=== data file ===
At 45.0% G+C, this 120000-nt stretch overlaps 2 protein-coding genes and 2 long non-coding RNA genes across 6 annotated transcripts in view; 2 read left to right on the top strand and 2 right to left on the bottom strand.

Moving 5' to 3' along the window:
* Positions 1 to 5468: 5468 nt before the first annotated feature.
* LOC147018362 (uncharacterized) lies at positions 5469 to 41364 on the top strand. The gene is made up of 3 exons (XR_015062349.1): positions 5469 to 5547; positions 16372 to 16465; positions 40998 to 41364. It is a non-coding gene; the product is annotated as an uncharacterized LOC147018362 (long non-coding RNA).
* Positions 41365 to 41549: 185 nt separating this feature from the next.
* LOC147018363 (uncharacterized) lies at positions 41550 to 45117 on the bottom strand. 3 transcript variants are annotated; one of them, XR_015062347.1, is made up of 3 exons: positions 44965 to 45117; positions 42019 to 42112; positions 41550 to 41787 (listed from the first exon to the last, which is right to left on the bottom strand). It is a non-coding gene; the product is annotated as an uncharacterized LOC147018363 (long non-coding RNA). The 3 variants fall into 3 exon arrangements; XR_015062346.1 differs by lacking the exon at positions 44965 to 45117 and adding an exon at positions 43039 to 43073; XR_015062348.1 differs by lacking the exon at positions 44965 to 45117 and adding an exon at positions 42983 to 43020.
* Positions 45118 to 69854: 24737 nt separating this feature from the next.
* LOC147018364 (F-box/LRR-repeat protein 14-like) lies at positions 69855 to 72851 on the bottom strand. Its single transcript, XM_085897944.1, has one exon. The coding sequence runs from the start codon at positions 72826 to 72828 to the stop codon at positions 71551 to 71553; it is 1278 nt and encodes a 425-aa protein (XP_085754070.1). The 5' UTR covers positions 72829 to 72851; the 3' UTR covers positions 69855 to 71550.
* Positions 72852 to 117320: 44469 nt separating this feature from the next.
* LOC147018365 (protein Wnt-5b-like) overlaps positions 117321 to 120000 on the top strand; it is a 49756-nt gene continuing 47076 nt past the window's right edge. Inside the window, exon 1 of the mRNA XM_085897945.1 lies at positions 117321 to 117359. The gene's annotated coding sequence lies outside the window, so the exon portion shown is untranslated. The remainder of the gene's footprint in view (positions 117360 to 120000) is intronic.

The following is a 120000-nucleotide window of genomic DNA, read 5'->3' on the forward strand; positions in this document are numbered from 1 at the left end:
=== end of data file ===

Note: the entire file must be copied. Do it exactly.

At 45.0% G+C, this 120000-nt stretch overlaps 2 protein-coding genes and 2 long non-coding RNA genes across 6 annotated transcripts in view; 2 read left to right on the top strand and 2 right to left on the bottom strand.

Moving 5' to 3' along the window:
* Positions 1 to 5468: 5468 nt before the first annotated feature.
* LOC147018362 (uncharacterized) lies at positions 5469 to 41364 on the top strand. The gene is made up of 3 exons (XR_015062349.1): positions 5469 to 5547; positions 16372 to 16465; positions 40998 to 41364. It is a non-coding gene; the product is annotated as an uncharacterized LOC147018362 (long non-coding RNA).
* Positions 41365 to 41549: 185 nt separating this feature from the next.
* LOC147018363 (uncharacterized) lies at positions 41550 to 45117 on the bottom strand. 3 transcript variants are annotated; one of them, XR_015062347.1, is made up of 3 exons: positions 44965 to 45117; positions 42019 to 42112; positions 41550 to 41787 (listed from the first exon to the last, which is right to left on the bottom strand). It is a non-coding gene; the product is annotated as an uncharacterized LOC147018363 (long non-coding RNA). The 3 variants fall into 3 exon arrangements; XR_015062346.1 differs by lacking the exon at positions 44965 to 45117 and adding an exon at positions 43039 to 43073; XR_015062348.1 differs by lacking the exon at positions 44965 to 45117 and adding an exon at positions 42983 to 43020.
* Positions 45118 to 69854: 24737 nt separating this feature from the next.
* LOC147018364 (F-box/LRR-repeat protein 14-like) lies at positions 69855 to 72851 on the bottom strand. Its single transcript, XM_085897944.1, has one exon. The coding sequence runs from the start codon at positions 72826 to 72828 to the stop codon at positions 71551 to 71553; it is 1278 nt and encodes a 425-aa protein (XP_085754070.1). The 5' UTR covers positions 72829 to 72851; the 3' UTR covers positions 69855 to 71550.
* Positions 72852 to 117320: 44469 nt separating this feature from the next.
* LOC147018365 (protein Wnt-5b-like) overlaps positions 117321 to 120000 on the top strand; it is a 49756-nt gene continuing 47076 nt past the window's right edge. Inside the window, exon 1 of the mRNA XM_085897945.1 lies at positions 117321 to 117359. The gene's annotated coding sequence lies outside the window, so the exon portion shown is untranslated. The remainder of the gene's footprint in view (positions 117360 to 120000) is intronic.

The following is a 120000-nucleotide window of genomic DNA, read 5'->3' on the forward strand; positions in this document are numbered from 1 at the left end: